This weekend, Cornell men’s hockey will pack up the bus and head to Clarkson and St. Lawrence for the slog through the cold and snowy North Country. Saturday’s 2-1 loss to RPI brought a crashing end to an 11-game unbeaten streak, and showcased some limitations of Cornell’s offense. In order to succeed in two hostile arenas, Cornell will have to focus on its power play and secondary scoring to reestablish their offense.
Cornell’s power play has only scored four goals in nine games in 2018. Simply put, this is not up to the standards of the nation’s No. 3/4 team. Cornell can and must do better. Another interesting trend that perhaps correlates with this power play inefficiency is that of senior forward Trevor Yates’ goal drought. He is in second place on the team with 11 goals, but has not lit the lamp since Jan. 6. Yates led the team in power play goals last season, and typically is the netfront presence on the power play. If Cornell returns Yates to the front of the net and does a better job finding him with passes and shots to tip in, perhaps the Red can reverse both these trends.
On a more macro level, Cornell’s power play has simply become too predictable, with players occupying typical positions at the point and the top of the circle, and exchanging passes. To change up their power play, Cornell could borrow a stratagem from RPI. It may sound crazy to suggest that fourth-ranked Cornell could learn from the 59th-ranked Engineers, yet their power-play alignment confused the Cornell defense and created many opportunities. While Cornell and many other teams position three forwards down low near the net on the power play, RPI occasionally pulled the center back into the high slot, closer to the defensemen. In order to defend the center, Cornell had to adjust its defensive assignments on the fly, which left more Engineers open.
While the strategy did not directly lead to an RPI power play goal, if Cornell’s higher-skilled forwards tried it, perhaps it would confuse the North Country defenses and lead to goals. In particular, one could imagine Beau Starrett being particularly effective in this role, as he could use his size and passing ability to get open and create opportunities for others. Furthermore, this strategy would make Cornell less predictable and more creative, which should lead to more high-quality chances.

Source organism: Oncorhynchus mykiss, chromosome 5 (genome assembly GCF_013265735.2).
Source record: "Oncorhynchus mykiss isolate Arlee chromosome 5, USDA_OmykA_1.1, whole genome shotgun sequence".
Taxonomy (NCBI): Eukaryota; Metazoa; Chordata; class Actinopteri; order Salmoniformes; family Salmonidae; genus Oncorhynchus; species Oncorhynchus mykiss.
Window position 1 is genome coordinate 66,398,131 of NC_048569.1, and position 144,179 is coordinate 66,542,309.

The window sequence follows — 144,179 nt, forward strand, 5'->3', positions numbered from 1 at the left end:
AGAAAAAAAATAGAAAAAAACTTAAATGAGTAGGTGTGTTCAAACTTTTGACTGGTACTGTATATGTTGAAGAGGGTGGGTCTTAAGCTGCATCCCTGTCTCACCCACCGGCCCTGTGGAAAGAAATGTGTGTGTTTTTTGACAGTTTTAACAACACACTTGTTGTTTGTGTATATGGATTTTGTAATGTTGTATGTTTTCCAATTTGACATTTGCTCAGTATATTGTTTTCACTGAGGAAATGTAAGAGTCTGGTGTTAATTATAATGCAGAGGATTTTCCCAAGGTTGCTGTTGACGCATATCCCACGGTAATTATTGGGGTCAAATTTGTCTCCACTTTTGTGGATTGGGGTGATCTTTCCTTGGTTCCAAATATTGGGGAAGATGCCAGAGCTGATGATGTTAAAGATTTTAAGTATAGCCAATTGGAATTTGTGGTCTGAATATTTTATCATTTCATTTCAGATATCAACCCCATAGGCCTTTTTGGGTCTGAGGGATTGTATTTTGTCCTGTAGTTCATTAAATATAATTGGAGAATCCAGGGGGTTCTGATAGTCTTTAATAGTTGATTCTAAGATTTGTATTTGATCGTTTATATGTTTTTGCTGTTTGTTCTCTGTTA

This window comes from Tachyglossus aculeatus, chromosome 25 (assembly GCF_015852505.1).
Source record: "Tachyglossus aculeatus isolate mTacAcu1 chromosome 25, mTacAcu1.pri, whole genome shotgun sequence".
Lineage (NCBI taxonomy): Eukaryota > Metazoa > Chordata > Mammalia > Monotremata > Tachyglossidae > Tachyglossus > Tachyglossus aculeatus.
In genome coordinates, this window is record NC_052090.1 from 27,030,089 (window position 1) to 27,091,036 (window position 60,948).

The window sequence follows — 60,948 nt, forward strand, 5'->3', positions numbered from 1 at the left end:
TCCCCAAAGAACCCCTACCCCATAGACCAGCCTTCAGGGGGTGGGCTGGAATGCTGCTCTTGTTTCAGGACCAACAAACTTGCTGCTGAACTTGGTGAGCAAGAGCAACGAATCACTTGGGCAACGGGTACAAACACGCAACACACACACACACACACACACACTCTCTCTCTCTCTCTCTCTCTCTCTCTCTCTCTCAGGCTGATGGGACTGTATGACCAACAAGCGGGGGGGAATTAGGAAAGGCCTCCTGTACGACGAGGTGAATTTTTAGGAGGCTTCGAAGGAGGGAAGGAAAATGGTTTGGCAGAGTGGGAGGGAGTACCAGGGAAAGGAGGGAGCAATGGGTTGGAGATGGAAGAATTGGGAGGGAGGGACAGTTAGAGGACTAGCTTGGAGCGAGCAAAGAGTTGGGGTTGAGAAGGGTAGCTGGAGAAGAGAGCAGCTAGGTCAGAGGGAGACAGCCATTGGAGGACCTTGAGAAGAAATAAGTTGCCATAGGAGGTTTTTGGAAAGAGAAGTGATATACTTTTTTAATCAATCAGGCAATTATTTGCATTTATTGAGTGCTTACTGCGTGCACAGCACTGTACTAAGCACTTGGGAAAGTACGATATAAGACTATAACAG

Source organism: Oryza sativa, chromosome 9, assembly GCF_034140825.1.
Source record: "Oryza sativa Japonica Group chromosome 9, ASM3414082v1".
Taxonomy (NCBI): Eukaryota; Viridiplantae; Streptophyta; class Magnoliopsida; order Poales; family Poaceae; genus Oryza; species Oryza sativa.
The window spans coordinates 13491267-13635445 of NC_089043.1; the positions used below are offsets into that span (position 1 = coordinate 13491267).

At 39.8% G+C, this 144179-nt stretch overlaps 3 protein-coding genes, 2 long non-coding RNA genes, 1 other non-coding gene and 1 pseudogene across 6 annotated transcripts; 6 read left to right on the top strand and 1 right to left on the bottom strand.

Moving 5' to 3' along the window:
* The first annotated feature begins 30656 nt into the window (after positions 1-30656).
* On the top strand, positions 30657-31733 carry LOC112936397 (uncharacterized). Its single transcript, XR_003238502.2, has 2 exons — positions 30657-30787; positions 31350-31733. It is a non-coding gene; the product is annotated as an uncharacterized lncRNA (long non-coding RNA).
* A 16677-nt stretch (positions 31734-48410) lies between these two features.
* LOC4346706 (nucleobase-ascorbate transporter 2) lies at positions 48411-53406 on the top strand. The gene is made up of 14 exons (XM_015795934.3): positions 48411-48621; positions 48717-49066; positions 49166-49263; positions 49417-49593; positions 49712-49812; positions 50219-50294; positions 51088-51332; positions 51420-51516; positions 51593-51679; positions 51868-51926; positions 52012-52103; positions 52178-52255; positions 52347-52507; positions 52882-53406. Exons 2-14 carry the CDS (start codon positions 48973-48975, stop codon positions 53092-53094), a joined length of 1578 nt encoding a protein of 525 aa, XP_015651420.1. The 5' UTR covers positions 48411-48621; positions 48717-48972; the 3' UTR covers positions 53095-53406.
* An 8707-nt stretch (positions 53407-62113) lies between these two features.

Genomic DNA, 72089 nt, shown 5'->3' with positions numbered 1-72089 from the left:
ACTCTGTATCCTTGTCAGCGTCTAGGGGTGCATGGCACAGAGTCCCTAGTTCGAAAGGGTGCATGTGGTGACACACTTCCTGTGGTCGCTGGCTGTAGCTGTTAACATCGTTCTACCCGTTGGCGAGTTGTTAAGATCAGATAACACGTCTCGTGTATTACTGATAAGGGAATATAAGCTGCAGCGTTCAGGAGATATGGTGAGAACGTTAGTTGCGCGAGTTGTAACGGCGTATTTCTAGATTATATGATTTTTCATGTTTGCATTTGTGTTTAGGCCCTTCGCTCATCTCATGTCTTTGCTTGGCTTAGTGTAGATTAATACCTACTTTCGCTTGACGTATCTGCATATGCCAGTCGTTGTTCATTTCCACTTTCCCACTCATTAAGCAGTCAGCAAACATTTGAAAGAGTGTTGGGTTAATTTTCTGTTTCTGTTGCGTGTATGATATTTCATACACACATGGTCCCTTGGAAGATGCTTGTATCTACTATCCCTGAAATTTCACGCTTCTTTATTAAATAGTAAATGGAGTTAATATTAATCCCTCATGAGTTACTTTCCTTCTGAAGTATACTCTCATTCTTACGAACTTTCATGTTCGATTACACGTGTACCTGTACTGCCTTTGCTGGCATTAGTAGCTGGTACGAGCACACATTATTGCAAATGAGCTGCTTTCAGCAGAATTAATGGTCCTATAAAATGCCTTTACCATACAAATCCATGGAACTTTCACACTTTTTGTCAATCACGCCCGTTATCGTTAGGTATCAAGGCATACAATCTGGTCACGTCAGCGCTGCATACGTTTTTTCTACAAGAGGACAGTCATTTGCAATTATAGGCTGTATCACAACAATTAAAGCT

A second focus to reignite Cornell’s offense is secondary scoring. In recent weeks, juniors Anthony Angello and Mitch Vanderlaan have led the Red’s offense. However, Vanderlaan will now miss the rest of the regular season with an injury, which will increase Cornell’s reliance on secondary scoring. The top two Red lines are Angello and Vanderlaan’s, as well as Yates’s. If Yates continues his scoring funk and the new Angello line does not quickly settle in, Cornell will rely on the third and fourth lines to provide offense. In the fall, everyone chipped in on the offensive fun, and the defensemen in general are having an excellent offensive year. Sophomore defenseman Yanni Kaldis has 11 points, and four other blueliners have at least 8 points. The third and fourth lines found themselves in the spotlight last weekend as senior forward Jared Fiegl, who has diligently played almost every game over his four-year career as a checking-line player, scored in each game. The Red may need players like Fiegl and Noah Bauld, who scored against Union, to have strong games at Clarkson and St. Lawrence while the offensive shuffle takes place.
Cornell’s offense has not reached the lofty levels it performed at in the fall in recent weeks. In order to re-establish its offensive potency, the Red should experiment with a new power play strategy and return Trevor Yates to the front of the net. Second, the Red will benefit if its secondary scoring can steal the spotlight this weekend with a few timely goals. This way, Cornell men’s hockey can best position itself for two big road wins.